Ideas of the Day: No Company is Too Small to Fail


Here's an interesting collection of ideas as expressed on Twitter today.

No Company is Too Small to Fail 

Pending Mortgage Applications Might Not Be What They Seem

About Half the US Population is Jobless

Silent Minority Accumulating Physical Gold

Simple Reason There Will Not Be a V-Shaped Recovery


Fed Especially Likes Automakers and Technology

Reflections on Fed Leverage

Muni Buying - Illinois is Special

Starbucks Bails on Facebook Ads

It Takes a While for Deaths to Show Up in Stats

No Escape for Gold Shorts 

For discussion of gold shorts, please see More Gold Hype: No Escape for Shorts

12 Ideas From 7 People 

  • Danielle DiMartino Booth
  • Jim Bianco
  • Lance Roberts
  • John Hussman
  • Gold Telegraph
  • Lisa Abramowicz
  • Me

Moral Hazard on Steroids

DiMartino Booth get the idea of the day award: No Company is Too Small to Fail. 

In context, she means, No Company is Too Small for the Fed to Bail.

There is no price discovery as a result. Instead, we have moral hazard on steroids.


Comments (18)
No. 1-8
William Janes
William Janes

When have you not been bullish on Gold?


The Fed has become a rogue institution and is now a clear and present danger to the vast majority of people in this country.


Oh Fiddley Dee everything is just sugar move on: Dow surges thanks to Boeing and strong home sales


Zero Hedge: "41% Of Business Closures On Yelp Have Permanently Closed As V-Shaped Recovery Implodes"

ZH mentioned just a while ago that Cirque Du Soleil filed for bankruptcy.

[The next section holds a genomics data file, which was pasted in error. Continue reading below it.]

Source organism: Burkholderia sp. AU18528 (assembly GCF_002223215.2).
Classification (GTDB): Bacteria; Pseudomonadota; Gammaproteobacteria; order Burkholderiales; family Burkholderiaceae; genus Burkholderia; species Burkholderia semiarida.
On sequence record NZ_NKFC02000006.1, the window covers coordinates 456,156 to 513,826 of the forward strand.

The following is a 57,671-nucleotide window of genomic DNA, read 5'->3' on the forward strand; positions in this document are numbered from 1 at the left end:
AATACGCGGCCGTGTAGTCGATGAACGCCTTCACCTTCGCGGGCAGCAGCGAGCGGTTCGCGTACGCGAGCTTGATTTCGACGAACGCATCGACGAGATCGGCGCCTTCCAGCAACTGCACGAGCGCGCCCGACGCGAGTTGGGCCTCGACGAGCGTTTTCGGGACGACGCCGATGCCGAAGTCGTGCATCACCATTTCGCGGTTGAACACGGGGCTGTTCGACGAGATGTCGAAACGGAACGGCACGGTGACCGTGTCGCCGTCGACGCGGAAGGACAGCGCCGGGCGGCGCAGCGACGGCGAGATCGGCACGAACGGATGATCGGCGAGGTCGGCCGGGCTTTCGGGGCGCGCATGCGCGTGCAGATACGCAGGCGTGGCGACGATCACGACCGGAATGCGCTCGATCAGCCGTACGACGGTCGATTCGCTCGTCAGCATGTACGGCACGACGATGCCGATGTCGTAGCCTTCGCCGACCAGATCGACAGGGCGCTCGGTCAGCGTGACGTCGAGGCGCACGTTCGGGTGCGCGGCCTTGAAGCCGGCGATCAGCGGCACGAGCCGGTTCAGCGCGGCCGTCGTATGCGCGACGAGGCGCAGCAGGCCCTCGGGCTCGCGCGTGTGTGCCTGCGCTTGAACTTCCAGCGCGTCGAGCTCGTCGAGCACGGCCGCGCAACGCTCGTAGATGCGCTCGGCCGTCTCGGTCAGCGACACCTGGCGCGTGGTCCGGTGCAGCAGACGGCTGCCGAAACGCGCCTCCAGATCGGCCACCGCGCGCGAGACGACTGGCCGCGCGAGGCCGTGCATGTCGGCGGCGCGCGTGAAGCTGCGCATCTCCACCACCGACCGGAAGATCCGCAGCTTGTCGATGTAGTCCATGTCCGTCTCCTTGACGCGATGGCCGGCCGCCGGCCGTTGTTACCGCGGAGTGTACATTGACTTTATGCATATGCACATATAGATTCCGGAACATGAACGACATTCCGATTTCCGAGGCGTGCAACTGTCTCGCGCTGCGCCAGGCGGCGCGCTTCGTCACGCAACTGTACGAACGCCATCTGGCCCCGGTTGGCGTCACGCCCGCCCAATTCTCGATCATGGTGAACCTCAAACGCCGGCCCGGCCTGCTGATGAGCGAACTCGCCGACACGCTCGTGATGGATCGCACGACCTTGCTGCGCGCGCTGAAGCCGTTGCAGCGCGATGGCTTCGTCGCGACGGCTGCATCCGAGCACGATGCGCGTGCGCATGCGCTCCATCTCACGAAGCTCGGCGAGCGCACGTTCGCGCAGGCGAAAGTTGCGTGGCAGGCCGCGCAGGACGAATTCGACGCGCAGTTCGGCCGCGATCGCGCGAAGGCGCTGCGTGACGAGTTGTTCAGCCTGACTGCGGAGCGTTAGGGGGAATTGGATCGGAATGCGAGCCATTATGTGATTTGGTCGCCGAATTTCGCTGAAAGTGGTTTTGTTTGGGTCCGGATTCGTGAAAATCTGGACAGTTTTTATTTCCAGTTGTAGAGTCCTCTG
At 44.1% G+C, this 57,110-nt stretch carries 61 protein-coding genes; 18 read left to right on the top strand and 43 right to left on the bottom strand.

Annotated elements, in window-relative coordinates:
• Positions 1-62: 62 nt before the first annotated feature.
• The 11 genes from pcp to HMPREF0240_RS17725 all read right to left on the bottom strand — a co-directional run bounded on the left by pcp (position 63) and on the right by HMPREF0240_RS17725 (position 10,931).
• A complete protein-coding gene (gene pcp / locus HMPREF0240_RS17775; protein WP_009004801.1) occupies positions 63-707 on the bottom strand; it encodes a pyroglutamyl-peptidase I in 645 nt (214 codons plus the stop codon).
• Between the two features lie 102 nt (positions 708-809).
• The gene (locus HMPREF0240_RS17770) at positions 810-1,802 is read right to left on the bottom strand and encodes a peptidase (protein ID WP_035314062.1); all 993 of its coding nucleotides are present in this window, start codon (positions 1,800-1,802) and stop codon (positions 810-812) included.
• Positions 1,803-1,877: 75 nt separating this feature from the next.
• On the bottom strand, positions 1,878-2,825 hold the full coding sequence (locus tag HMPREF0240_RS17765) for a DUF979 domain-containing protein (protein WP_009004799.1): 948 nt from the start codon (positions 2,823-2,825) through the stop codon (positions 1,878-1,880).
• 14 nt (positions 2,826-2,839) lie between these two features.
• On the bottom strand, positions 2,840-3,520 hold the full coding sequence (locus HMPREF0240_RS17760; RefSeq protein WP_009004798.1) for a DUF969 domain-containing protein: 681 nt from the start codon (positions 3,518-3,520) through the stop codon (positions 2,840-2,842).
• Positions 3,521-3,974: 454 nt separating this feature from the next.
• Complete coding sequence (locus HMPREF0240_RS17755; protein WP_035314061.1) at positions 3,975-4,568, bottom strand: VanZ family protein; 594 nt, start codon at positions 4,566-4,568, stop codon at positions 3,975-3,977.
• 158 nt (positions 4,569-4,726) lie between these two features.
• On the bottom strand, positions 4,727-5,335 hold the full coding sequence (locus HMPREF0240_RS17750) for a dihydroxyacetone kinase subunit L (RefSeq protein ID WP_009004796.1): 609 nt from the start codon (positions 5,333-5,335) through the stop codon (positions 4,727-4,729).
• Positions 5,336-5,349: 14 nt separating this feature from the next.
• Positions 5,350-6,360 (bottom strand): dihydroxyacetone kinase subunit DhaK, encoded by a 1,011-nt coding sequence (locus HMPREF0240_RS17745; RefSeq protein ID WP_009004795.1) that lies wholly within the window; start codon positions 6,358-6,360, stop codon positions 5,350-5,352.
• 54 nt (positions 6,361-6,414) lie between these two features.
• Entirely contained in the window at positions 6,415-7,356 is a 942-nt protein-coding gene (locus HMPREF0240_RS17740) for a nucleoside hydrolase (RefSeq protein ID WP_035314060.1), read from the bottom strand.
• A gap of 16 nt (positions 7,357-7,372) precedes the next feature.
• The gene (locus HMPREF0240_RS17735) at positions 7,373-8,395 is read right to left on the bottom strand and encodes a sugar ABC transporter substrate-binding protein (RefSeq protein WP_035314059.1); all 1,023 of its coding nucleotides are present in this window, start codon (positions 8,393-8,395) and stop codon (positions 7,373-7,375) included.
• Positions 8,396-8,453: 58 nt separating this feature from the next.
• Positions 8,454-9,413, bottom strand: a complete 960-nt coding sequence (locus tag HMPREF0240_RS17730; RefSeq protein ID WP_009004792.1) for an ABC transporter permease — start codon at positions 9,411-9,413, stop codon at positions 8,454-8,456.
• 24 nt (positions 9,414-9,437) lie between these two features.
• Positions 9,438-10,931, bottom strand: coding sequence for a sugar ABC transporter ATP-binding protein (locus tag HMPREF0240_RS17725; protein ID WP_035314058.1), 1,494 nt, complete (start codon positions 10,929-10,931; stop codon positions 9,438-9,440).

Tony Bennett
Tony Bennett

"DiMartino Booth get the idea of the day award: No Company is Too Small to Fail."



Just another poor soul who believes the hype of omnipotent Federal Reserve. Federal Reserve a lot of bark and some bark. Got to run so just consider this.

Current balance sheet of Federal Reserve just north of $7 trillion (actually shrank past 2 weeks). Domestic stock market value ~ $35 trillion. Total debt all sectors US ~ $77 trillion. I'm a believer that FR balance sheet will easily balloon at least to $10 trillion to $15 trillion. But that is far cry from $110+ trillion needed to "buy it all". At SOME point losses will prevail. And holders of similar garbage will have the "uh oh" moment when they realize FR will not come to their rescue.

As Tim Geithner said last go re all the Treasury (and Federal Reserve) machinations were just "to foam the runway" for the crash landing.


What about Chesapeake, Hertz, name just a few rather big ones???


"Consumers must work in order to Produce first"

Seems like a non-brainer, until you realize half the population not working actually does not reduce the availability of production goods noticeably.

"They get paid for that work"

Well yes, but not in the sense that your work generates the means to survive ... a huge number of those that work are supplementing the avenues they resort to to put a roof over their heads and food on the table.

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